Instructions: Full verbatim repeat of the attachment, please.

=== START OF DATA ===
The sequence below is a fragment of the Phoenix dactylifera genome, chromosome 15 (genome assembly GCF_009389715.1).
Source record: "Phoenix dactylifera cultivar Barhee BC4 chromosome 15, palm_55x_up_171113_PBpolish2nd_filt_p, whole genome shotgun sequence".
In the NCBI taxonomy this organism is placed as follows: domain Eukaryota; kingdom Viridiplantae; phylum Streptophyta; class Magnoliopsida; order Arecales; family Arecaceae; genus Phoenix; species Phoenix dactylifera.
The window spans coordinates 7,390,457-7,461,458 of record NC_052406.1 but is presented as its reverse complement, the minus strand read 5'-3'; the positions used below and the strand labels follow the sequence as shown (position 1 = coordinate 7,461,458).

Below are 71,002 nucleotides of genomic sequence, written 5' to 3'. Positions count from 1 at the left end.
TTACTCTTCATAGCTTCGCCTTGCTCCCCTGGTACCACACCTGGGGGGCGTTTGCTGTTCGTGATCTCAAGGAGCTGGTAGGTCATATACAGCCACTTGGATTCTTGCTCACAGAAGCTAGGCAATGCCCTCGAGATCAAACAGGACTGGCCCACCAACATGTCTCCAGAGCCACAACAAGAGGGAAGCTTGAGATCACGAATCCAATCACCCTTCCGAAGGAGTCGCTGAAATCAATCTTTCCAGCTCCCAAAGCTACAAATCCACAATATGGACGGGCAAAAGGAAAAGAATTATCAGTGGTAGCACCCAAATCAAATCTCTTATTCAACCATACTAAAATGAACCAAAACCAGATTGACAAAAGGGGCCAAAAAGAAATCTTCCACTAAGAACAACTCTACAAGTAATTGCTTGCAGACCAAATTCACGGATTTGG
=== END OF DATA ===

The sequence below is a fragment of the Phoenix dactylifera genome, chromosome 15 (genome assembly GCF_009389715.1).
Source record: "Phoenix dactylifera cultivar Barhee BC4 chromosome 15, palm_55x_up_171113_PBpolish2nd_filt_p, whole genome shotgun sequence".
In the NCBI taxonomy this organism is placed as follows: domain Eukaryota; kingdom Viridiplantae; phylum Streptophyta; class Magnoliopsida; order Arecales; family Arecaceae; genus Phoenix; species Phoenix dactylifera.
The window spans coordinates 7,390,457-7,461,458 of record NC_052406.1 but is presented as its reverse complement, the minus strand read 5'-3'; the positions used below and the strand labels follow the sequence as shown (position 1 = coordinate 7,461,458).

Below are 71,002 nucleotides of genomic sequence, written 5' to 3'. Positions count from 1 at the left end.
TTACTCTTCATAGCTTCGCCTTGCTCCCCTGGTACCACACCTGGGGGGCGTTTGCTGTTCGTGATCTCAAGGAGCTGGTAGGTCATATACAGCCACTTGGATTCTTGCTCACAGAAGCTAGGCAATGCCCTCGAGATCAAACAGGACTGGCCCACCAACATGTCTCCAGAGCCACAACAAGAGGGAAGCTTGAGATCACGAATCCAATCACCCTTCCGAAGGAGTCGCTGAAATCAATCTTTCCAGCTCCCAAAGCTACAAATCCACAATATGGACGGGCAAAAGGAAAAGAATTATCAGTGGTAGCACCCAAATCAAATCTCTTATTCAACCATACTAAAATGAACCAAAACCAGATTGACAAAAGGGGCCAAAAAGAAATCTTCCACTAAGAACAACTCTACAAGTAATTGCTTGCAGACCAAATTCACGGATTTGG